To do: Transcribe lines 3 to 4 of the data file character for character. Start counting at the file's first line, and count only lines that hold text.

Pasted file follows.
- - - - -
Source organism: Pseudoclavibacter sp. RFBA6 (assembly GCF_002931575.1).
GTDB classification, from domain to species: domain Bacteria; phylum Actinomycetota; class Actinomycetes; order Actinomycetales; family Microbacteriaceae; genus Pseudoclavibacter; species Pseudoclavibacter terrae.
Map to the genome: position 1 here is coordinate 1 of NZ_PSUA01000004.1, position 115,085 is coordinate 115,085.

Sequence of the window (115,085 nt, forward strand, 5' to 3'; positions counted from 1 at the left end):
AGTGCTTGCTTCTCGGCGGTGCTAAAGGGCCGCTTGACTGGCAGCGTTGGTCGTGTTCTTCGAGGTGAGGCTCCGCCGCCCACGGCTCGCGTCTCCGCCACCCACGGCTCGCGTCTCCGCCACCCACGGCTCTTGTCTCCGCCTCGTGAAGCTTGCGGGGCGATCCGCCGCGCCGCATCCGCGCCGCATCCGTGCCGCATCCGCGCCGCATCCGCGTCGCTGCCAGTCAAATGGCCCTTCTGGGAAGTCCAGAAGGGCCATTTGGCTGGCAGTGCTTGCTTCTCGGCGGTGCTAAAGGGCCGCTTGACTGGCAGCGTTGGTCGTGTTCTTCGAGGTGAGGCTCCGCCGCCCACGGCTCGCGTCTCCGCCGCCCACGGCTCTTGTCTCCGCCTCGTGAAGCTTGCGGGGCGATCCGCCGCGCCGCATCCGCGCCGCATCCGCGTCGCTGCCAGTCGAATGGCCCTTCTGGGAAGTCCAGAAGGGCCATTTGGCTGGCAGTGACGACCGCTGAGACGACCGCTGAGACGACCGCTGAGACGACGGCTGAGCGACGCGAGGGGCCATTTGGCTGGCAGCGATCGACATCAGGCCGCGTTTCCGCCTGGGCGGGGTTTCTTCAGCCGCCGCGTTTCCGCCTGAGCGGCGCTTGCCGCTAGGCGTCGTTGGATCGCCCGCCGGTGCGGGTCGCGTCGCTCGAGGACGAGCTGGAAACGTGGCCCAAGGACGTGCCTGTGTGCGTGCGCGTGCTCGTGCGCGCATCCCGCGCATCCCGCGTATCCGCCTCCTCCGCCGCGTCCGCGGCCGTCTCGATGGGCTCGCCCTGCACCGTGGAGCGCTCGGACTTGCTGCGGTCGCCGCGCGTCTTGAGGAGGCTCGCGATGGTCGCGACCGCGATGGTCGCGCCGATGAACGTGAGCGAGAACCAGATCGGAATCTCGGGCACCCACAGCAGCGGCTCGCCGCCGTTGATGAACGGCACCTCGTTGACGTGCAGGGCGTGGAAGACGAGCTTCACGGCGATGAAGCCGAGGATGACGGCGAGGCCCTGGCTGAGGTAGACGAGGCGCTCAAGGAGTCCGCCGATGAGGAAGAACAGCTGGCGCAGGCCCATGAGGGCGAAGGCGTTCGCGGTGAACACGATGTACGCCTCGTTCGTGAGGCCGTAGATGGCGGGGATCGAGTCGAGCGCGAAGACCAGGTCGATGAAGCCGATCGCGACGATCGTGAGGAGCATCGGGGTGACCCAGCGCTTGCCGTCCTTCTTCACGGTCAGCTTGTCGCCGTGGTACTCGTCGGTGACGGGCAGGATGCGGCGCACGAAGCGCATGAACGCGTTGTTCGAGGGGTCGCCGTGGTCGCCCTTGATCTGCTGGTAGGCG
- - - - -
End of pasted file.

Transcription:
Map to the genome: position 1 here is coordinate 1 of NZ_PSUA01000004.1, position 115,085 is coordinate 115,085.

Sequence of the window (115,085 nt, forward strand, 5' to 3'; positions counted from 1 at the left end):